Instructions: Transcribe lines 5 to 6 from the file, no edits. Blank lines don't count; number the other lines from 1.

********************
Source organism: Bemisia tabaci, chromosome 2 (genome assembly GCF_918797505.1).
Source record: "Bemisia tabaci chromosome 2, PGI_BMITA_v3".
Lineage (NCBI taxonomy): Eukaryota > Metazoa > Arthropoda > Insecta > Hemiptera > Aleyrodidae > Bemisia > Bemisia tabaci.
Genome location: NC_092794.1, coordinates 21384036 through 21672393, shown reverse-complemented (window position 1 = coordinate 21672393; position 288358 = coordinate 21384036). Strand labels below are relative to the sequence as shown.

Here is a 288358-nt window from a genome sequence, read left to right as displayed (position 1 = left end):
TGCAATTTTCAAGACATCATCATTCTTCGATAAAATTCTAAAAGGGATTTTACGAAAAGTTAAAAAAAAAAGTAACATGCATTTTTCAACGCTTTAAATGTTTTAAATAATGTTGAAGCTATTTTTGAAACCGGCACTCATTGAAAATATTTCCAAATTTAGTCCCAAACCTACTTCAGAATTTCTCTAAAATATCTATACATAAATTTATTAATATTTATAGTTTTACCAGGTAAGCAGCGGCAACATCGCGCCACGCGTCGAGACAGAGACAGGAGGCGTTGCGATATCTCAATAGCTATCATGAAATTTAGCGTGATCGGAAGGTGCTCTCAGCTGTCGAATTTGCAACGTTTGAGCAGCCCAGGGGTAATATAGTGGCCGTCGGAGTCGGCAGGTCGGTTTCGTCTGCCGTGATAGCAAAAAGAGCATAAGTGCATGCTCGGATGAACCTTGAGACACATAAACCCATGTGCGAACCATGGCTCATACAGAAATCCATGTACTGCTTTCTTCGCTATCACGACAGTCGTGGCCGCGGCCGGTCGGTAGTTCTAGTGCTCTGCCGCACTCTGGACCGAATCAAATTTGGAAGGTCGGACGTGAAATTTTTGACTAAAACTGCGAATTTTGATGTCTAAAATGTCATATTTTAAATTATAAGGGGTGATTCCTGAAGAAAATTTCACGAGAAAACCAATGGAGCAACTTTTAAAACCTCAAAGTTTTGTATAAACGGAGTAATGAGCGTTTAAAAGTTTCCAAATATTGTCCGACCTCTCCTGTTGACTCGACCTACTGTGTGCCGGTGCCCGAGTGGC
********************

Here is a 288358-nt window from a genome sequence, read left to right as displayed (position 1 = left end):
TGCAATTTTCAAGACATCATCATTCTTCGATAAAATTCTAAAAGGGATTTTACGAAAAGTTAAAAAAAAAAGTAACATGCATTTTTCAACGCTTTAAATGTTTTAAATAATGTTGAAGCTATTTTTGAAACCGGCACTCATTGAAAATATTTCCAAATTTAGTCCCAAACCTACTTCAGAATTTCTCTAAAATATCTATACATAAATTTATTAATATTTATAGTTTTACCAGGTAAGCAGCGGCAACATCGCGCCACGCGTCGAGACAGAGACAGGAGGCGTTGCGATATCTCAATAGCTATCATGAAATTTAGCGTGATCGGAAGGTGCTCTCAGCTGTCGAATTTGCAACGTTTGAGCAGCCCAGGGGTAATATAGTGGCCGTCGGAGTCGGCAGGTCGGTTTCGTCTGCCGTGATAGCAAAAAGAGCATAAGTGCATGCTCGGATGAACCTTGAGACACATAAACCCATGTGCGAACCATGGCTCATACAGAAATCCATGTACTGCTTTCTTCGCTATCACGACAGTCGTGGCCGCGGCCGGTCGGTAGTTCTAGTGCTCTGCCGCACTCTGGACCGAATCAAATTTGGAAGGTCGGACGTGAAATTTTTGACTAAAACTGCGAATTTTGATGTCTAAAATGTCATATTTTAAATTATAAGGGGTGATTCCTGAAGAAAATTTCACGAGAAAACCAATGGAGCAACTTTTAAAACCTCAAAGTTTTGTATAAACGGAGTAATGAGCGTTTAAAAGTTTCCAAATATTGTCCGACCTCTCCTGTTGACTCGACCTACTGTGTGCCGGTGCCCGAGTGGC